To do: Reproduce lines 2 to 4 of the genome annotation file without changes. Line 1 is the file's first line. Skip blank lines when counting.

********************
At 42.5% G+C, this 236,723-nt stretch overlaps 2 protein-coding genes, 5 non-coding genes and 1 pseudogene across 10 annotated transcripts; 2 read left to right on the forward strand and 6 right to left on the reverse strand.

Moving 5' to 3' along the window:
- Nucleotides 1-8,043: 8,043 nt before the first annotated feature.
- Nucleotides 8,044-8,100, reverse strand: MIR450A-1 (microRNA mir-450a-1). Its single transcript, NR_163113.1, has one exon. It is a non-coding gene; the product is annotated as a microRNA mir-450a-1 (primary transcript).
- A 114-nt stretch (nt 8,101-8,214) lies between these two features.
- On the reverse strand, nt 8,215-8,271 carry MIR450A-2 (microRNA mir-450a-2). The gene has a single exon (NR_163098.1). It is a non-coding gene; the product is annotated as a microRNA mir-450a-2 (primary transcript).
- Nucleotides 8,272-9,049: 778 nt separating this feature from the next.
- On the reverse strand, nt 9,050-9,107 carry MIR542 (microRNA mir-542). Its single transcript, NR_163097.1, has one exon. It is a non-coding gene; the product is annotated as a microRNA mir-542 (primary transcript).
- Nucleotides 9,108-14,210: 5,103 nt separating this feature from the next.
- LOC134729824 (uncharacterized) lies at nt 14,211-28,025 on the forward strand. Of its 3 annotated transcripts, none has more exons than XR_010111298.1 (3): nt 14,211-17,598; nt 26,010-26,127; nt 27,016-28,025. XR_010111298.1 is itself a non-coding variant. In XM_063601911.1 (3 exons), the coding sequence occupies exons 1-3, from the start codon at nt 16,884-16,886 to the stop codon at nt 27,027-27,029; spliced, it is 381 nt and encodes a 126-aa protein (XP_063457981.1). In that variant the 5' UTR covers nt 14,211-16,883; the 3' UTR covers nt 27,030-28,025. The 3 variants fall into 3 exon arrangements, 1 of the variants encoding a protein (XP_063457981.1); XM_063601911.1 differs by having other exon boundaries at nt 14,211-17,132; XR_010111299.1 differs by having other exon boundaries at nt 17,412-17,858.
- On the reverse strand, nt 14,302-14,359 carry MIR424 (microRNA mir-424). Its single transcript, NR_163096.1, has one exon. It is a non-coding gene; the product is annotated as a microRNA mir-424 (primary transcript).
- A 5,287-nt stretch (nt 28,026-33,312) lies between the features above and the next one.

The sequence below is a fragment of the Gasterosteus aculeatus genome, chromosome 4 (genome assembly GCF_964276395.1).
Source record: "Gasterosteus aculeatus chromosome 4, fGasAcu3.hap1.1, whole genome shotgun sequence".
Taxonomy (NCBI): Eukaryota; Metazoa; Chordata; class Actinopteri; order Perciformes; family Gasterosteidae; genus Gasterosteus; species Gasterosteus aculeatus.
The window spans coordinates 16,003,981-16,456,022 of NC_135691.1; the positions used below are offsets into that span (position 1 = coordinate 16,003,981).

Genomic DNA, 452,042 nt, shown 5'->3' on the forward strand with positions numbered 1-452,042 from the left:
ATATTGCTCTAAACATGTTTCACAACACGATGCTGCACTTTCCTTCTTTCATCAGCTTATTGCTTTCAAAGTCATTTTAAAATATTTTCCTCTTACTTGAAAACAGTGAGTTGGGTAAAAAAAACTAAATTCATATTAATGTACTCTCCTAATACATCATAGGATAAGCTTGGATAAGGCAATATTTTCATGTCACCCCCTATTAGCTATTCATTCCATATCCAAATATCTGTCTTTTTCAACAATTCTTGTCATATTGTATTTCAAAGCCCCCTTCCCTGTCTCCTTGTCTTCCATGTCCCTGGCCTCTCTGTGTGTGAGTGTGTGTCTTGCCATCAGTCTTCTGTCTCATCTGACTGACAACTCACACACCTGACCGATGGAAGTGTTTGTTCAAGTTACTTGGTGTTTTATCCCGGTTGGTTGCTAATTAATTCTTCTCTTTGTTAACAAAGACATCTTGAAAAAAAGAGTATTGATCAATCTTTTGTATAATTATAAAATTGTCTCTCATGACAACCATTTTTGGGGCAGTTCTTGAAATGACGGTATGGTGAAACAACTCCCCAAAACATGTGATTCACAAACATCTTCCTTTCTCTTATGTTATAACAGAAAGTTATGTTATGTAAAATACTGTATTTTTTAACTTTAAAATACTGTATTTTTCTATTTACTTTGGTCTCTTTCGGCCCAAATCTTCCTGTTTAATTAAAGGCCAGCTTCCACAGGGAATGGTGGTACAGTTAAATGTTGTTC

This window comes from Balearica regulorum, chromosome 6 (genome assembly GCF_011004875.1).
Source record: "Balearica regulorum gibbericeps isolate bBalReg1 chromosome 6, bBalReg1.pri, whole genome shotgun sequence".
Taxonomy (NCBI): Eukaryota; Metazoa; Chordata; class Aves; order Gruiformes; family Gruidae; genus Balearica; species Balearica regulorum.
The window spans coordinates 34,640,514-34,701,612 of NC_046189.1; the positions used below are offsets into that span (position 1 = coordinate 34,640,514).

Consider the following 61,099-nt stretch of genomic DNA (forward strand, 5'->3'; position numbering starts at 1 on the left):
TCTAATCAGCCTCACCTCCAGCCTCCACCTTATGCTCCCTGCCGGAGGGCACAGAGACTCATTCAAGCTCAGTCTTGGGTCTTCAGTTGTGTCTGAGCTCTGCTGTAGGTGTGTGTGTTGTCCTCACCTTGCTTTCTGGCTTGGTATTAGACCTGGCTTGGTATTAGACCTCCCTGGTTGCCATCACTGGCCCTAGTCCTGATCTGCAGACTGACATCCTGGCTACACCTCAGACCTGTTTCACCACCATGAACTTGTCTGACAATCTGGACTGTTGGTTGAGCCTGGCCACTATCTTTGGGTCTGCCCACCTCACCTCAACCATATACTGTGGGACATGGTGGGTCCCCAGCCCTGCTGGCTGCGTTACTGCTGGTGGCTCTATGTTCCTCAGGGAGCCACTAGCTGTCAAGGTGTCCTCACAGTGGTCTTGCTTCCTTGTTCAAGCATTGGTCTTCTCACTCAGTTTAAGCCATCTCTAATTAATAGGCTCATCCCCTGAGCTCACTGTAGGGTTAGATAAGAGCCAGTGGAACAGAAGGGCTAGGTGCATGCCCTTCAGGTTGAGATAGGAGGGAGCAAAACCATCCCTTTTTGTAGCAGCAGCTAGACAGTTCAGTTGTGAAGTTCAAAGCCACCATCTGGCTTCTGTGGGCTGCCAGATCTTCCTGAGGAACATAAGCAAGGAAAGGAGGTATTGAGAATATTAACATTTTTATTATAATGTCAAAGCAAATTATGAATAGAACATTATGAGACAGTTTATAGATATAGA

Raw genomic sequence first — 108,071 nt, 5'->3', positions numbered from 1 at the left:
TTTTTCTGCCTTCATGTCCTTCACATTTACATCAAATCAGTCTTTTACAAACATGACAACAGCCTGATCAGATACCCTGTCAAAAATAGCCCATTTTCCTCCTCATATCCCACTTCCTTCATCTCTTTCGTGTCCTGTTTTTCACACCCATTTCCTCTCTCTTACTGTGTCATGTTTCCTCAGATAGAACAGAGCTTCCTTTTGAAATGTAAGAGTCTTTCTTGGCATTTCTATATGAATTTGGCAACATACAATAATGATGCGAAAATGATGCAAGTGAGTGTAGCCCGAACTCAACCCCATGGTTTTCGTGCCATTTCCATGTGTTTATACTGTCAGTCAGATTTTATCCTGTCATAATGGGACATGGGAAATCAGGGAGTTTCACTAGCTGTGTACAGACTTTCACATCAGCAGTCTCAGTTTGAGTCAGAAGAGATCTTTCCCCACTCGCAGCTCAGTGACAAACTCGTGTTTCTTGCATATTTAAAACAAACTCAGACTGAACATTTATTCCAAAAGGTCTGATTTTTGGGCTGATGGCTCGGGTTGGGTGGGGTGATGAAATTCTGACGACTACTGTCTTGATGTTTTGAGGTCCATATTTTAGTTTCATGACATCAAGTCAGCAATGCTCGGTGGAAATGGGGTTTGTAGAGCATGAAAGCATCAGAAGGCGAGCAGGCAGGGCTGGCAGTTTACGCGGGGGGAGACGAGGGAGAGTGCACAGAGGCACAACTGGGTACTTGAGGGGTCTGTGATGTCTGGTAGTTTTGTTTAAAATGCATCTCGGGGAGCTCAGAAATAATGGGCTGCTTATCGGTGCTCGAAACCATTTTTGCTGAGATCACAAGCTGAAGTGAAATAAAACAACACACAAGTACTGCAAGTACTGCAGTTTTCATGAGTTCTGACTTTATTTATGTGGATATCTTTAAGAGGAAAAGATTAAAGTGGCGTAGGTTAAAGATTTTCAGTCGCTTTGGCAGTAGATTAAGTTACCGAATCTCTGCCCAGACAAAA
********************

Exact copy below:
Moving 5' to 3' along the window:
- Nucleotides 1-8,043: 8,043 nt before the first annotated feature.
- Nucleotides 8,044-8,100, reverse strand: MIR450A-1 (microRNA mir-450a-1). Its single transcript, NR_163113.1, has one exon. It is a non-coding gene; the product is annotated as a microRNA mir-450a-1 (primary transcript).